About 50 people gathered at the Weyers Cave Community Center on Nov. 20 to hear Dr. Joe Bouton ask, “What alkaloid levels are you willing to live with?”
It’s not a question commonly asked by farmers today, but Bouton hopes that in the future, testing for alkaloid levels will be as common as measuring forage for nutrients, protein and NDF.
Alkaloids are naturally occurring compounds produced by fungi, bacteria, plants and animals. Alkaloids can have medicinal properties. Morphine, caffeine and ephedrine are alkaloids. Some alkaloids are toxic to other organisms — for example, nicotine. Tobacco dust is an effective pesticide, if not used today as widely as it once was.
Many strains of tall fescue — such as the renowned cultivar Kentucky 31 — are host to an endophytic fungus which produces alkaloids toxic to livestock. This complex is what’s known as fescue toxicosis. When a grazing animal consumes fescue with alkaloid-producing endophytes, the alkaloids cause the animal’s blood vessels to constrict. Follow-on effects include elevated body temperature and possible loss of blood flow to the extremities. Fescue toxicosis leads to decreased feed intake, which lowers weight gains, and can affect reproductive performance.
“The first symptoms show at very low levels” of alkaloids, said Bouton.
Knowing that, it’s tempting to conclude that endophytes are the problem.
That’s not the whole picture, however. As it turns out, endophytes also play a positive role in the health of a fescue stand. Endophytes enhance host fitness and persistence (through a variety of pathways, including by producing a plant growth hormone and improving utilization of nitrogen fertilizer), impart pest resistance and help the plant better withstand drought. Therein lies the conundrum of endophyte-infected fescue — it weakens livestock which graze it, but strengthens the grass which is its host.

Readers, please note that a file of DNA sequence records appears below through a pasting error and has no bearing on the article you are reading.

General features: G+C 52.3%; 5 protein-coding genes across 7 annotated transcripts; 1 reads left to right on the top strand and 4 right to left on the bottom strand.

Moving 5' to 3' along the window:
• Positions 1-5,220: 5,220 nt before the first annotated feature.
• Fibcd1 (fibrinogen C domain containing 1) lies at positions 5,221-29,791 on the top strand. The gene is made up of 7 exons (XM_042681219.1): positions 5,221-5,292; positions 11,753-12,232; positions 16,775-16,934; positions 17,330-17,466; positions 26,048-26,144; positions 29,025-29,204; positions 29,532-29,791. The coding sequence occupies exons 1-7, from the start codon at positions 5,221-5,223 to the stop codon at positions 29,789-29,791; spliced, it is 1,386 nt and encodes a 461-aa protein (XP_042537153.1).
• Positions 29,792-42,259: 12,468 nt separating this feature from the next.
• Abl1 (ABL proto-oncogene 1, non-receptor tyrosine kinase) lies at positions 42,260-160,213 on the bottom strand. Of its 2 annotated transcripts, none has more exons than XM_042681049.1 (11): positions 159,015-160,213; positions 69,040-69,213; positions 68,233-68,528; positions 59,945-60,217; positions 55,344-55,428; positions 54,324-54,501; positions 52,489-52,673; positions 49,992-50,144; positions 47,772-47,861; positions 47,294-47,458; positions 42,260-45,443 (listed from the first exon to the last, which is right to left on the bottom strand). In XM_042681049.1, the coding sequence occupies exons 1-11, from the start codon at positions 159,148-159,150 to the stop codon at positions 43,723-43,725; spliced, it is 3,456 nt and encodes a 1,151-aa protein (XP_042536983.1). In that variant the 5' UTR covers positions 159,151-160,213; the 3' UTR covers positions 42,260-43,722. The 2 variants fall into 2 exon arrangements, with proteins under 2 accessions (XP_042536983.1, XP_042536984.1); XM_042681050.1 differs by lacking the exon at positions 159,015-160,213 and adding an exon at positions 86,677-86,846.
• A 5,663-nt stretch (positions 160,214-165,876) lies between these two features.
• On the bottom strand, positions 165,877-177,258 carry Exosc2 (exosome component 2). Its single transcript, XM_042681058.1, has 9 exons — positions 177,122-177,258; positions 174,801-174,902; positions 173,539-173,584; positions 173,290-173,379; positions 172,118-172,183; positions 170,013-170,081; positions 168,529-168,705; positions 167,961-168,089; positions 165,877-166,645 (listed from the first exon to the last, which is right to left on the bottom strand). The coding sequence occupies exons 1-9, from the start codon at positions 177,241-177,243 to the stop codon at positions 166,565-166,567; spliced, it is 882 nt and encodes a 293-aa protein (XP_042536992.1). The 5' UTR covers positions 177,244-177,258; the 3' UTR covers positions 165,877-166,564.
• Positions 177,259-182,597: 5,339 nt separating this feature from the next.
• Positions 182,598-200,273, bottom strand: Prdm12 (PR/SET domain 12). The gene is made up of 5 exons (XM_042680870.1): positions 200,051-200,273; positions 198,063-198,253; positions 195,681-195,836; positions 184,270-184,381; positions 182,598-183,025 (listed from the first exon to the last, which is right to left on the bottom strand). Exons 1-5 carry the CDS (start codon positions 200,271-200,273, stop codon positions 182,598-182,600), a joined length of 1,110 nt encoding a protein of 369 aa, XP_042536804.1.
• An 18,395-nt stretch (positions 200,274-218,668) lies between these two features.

Dr. Bouton, together with scientists from New Zealand, found a way out of this conundrum by developing a type of fescue which contains non-toxic endophytes: Jesup MaxQ®.
Fescue became prominent on our nation’s landscape following the Dust Bowl era. The creation of the Soil Conservation Service in 1935 signified the country’s newborn commitment to maintaining and restoring soil and other natural resources. One of the first steps taken by the SCS was the revegetation of overused farmland. Kentucky 31 was a hardy grass perfect for the erosion control efforts of the early decades of the SCS. Today some 40 million acres of Kentucky 31 grow across our nation.
“It did what it was supposed to do,” Bouton said. “It covered land and prevented gullies.”
It also, unfortunately, provided for the nation’s livestock herds a supply trough of toxic alkaloids. Once it was realized that the toxicosis associated with fescue came from the fungus associated with the grass, efforts began to develop a fungus-free fescue. That’s when breeders realized that fungus-free fescue doesn’t have the persistence and performance farmers had come to expect from endophyte-infected fescue. Fungus free fescue has poor stand persistence as well as poor drought and grazing tolerance.